WASHINGTON (AP) — Far more Americans are receiving unemployment benefits than the last time the jobless rate was at the current 6.1%, thanks to a major expansion of the federal safety net that has provided aid to millions of people out of work.
Yet many businesses and Republican officials say all that jobless aid has contributed to worker shortages in some industries, which is why most GOP-led states are moving to cut off the federal support.
About 15.8 million people received unemployment aid through one of several benefit programs during the week of May 8, the latest period for which data is available, according to a Labor Department report Thursday. That’s nearly eight times as many people as received jobless payments in August 2014, when the unemployment rate was where it is now and roughly the same proportion of adults had jobs.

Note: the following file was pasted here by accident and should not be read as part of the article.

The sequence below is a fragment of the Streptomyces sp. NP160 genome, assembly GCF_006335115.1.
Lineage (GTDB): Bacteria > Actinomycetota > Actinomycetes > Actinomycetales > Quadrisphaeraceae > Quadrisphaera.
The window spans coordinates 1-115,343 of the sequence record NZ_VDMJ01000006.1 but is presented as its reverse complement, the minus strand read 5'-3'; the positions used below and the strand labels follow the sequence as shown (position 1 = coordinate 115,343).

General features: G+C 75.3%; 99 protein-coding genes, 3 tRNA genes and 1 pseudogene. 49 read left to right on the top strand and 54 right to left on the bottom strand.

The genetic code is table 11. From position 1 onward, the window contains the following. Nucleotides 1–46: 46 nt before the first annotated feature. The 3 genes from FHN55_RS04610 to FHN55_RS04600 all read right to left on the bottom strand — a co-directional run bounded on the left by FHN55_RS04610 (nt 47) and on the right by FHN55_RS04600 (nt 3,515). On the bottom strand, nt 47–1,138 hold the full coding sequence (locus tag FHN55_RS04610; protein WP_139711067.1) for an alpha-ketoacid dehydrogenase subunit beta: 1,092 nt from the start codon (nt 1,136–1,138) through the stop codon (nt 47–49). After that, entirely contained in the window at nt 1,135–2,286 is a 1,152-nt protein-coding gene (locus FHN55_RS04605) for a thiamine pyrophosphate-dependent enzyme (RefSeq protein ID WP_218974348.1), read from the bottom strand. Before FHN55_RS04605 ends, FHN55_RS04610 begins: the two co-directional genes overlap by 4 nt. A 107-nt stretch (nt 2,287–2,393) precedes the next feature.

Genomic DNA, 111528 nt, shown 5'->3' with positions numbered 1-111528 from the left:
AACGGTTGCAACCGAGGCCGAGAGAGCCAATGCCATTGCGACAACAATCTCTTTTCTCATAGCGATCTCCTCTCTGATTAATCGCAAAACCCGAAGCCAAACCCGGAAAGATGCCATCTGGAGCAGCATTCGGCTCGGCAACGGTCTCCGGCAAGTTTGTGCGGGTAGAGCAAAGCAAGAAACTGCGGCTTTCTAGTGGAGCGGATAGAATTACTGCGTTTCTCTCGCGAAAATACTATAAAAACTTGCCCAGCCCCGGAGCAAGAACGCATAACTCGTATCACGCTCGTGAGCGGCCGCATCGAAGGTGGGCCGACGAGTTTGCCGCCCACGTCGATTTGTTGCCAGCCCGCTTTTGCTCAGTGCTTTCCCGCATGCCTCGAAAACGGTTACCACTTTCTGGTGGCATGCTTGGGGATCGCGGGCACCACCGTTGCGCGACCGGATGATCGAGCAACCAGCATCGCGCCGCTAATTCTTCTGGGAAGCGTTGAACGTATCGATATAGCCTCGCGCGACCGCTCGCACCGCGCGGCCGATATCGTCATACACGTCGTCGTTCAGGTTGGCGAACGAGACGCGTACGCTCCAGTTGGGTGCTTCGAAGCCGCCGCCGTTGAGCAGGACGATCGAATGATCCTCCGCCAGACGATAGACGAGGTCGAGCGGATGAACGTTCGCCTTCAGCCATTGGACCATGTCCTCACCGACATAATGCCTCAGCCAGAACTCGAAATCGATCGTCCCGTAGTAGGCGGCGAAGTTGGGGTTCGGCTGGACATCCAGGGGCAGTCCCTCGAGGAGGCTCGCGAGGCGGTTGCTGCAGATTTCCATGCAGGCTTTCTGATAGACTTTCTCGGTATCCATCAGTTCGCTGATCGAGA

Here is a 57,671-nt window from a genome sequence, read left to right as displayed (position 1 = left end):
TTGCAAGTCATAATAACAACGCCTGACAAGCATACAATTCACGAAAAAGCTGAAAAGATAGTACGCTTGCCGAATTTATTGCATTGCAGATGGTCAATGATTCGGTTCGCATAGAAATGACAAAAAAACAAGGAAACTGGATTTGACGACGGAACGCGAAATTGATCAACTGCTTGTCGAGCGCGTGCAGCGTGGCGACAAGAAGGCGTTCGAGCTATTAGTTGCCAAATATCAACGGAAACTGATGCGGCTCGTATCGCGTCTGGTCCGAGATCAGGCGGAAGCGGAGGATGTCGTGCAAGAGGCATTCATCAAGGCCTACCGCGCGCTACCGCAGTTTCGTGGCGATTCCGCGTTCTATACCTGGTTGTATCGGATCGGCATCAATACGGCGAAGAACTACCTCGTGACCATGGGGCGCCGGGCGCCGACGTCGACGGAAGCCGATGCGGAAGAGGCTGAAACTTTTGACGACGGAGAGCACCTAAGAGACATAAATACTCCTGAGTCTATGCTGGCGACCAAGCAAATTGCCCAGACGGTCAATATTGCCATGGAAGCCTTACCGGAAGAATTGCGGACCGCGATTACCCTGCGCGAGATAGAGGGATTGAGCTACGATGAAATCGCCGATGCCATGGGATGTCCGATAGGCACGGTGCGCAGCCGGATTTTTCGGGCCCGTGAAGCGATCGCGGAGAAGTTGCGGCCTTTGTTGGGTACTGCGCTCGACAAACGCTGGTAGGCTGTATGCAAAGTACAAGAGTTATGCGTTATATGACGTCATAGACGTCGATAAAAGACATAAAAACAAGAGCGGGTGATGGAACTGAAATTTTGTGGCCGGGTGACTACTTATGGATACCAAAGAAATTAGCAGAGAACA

The primary reason for the expansion is that the government created two emergency programs in last spring's pandemic relief legislation. About three-quarters of all unemployment beneficiaries — nearly 12 million people — are receiving aid through one of those federal programs. One of them provides payments to the self-employed and gig workers, who had never been eligible for jobless aid before. The other program benefits people who have been unemployed for more than six months. Both are scheduled to end Sept. 6.
Yet 20 states have announced this month that they will cut off the emergency aid early, beginning as soon as June 12, according to an Associated Press analysis, including Texas, Georgia, Tennessee and South Carolina. As a result, about 2.5 million people will lose all their unemployment benefits by early July. Those states are also ending an extra $300 weekly federal payment to the unemployed.
Four other states, including Florida...